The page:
Electronic theft through hacking is rampant and growing. But the 2015 Anthem breach is by far the largest and possibly the most damaging theft of protected health information that we know of to date. The youngest patients had the most to lose and may not learn about the cost for years.
The names, dates of birth, and Social Security numbers of almost 80 million people were stolen. And the most valuable data stolen belonged to minors because the Social Security numbers are “pristine” and can be used without detection far longer at greater loss than adults’ information. A child’s Social Security number can be used to apply for government benefits, open bank and credit card accounts, apply for a loan or utility service, or rent a place to live.
The tricky part is that the damage may not show up until years later when the minor becomes an adult, or applies for credit for the first time, only to find out they have no credit. Anthem provided two years of credit monitoring from a service called All Clear ID (and All Clear Pro), but this is not enough to monitor the misuse of pristine, as yet unused Social Security numbers, years in the future. There are three national credit monitoring organizations that can help: Experian, Equifax and Transunion, and good information can be found at the Federal Trade Commission: https://www.consumer.ftc.gov/articles/0040-child-identity-theft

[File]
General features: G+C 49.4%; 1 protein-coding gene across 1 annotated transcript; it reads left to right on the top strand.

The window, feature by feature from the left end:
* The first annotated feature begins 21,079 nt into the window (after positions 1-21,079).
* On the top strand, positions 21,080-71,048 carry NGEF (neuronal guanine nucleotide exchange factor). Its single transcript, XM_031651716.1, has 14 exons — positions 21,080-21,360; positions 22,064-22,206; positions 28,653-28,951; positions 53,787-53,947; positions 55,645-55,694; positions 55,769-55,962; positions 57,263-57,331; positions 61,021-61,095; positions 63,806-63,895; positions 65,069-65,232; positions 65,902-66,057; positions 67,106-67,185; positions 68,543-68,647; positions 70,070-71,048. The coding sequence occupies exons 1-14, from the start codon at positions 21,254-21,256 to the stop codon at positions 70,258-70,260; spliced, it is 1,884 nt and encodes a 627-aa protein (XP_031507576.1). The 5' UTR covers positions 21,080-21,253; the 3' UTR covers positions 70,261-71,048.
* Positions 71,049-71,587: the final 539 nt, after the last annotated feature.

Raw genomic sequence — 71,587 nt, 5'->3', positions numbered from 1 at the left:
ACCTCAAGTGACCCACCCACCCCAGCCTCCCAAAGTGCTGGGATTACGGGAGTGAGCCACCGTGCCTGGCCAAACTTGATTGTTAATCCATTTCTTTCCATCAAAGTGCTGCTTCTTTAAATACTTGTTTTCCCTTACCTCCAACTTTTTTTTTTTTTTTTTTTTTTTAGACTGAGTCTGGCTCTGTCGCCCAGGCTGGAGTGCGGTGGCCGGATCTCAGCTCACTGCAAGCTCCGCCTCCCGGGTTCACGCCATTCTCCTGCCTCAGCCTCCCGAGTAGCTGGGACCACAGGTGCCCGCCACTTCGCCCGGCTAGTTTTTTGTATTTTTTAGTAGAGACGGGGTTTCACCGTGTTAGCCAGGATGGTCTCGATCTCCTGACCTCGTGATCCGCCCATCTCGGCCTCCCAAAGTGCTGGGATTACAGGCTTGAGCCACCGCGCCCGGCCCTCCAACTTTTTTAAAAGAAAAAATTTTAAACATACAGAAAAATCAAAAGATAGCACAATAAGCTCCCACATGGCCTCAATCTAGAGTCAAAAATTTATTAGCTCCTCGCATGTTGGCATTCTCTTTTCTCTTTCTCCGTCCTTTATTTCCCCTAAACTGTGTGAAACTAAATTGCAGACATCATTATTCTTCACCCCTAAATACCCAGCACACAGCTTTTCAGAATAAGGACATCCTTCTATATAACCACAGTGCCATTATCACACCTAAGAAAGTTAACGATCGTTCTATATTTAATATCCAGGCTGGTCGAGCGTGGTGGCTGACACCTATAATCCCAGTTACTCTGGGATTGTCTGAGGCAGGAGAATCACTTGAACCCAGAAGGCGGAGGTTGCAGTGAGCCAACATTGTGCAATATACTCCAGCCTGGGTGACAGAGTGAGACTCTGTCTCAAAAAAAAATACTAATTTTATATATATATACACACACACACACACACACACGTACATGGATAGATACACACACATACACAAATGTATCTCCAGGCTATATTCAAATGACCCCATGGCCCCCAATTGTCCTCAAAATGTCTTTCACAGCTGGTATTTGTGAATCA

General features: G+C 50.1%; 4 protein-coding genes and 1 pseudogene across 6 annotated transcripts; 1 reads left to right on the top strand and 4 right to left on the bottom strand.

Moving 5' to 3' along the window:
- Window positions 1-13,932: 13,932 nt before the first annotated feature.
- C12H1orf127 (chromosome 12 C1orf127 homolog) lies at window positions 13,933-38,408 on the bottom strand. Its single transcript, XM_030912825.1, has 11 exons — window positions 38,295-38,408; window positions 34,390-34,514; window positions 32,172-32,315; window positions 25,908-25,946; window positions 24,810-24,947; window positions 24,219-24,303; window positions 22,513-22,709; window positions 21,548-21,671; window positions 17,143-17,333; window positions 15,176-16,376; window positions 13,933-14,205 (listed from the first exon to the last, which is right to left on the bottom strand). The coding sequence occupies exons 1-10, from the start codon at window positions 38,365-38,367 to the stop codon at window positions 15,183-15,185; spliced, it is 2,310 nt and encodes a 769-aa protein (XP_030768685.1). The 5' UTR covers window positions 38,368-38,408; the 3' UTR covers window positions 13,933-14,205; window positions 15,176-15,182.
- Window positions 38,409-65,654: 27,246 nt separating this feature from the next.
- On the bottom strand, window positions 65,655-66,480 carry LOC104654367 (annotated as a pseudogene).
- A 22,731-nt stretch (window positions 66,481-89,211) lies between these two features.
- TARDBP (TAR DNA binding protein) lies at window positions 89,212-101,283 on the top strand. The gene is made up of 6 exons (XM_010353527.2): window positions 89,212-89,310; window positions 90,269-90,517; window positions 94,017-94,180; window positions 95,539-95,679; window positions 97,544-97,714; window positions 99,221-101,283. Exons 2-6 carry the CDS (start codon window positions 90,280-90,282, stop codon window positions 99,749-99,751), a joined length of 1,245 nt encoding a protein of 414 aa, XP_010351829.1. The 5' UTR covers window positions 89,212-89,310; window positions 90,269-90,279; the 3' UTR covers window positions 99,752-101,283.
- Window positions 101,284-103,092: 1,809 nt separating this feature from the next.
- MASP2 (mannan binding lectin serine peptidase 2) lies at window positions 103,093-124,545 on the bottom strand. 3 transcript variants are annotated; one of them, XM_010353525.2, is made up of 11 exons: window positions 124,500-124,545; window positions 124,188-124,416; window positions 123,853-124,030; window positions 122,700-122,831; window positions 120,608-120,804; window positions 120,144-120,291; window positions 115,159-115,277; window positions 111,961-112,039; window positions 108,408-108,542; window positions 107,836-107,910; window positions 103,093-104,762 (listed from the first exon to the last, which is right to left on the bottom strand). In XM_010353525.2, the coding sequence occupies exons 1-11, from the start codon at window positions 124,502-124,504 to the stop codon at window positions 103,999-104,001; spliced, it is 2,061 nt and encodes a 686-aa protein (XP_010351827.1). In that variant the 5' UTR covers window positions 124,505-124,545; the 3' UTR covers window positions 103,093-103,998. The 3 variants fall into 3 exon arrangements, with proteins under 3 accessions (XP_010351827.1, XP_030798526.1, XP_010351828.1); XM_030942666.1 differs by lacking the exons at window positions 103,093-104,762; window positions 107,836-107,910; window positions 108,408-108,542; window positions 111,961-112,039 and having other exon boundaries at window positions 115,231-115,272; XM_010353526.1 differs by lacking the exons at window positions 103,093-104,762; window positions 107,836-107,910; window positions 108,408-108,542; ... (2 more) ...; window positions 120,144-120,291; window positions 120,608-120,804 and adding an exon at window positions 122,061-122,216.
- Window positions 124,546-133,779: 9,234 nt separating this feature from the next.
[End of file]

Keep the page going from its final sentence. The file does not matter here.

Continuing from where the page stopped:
The loss of private information is preventable. Patients trust. Health care providers and their business associates can take steps to maintain that trust. This basic professional responsibility can be shouldered with complete HIPAA policies like ones in The HIPAA E-Tool®. You take control with easy to follow, up to date policies, training and procedures, and your patients will be protected.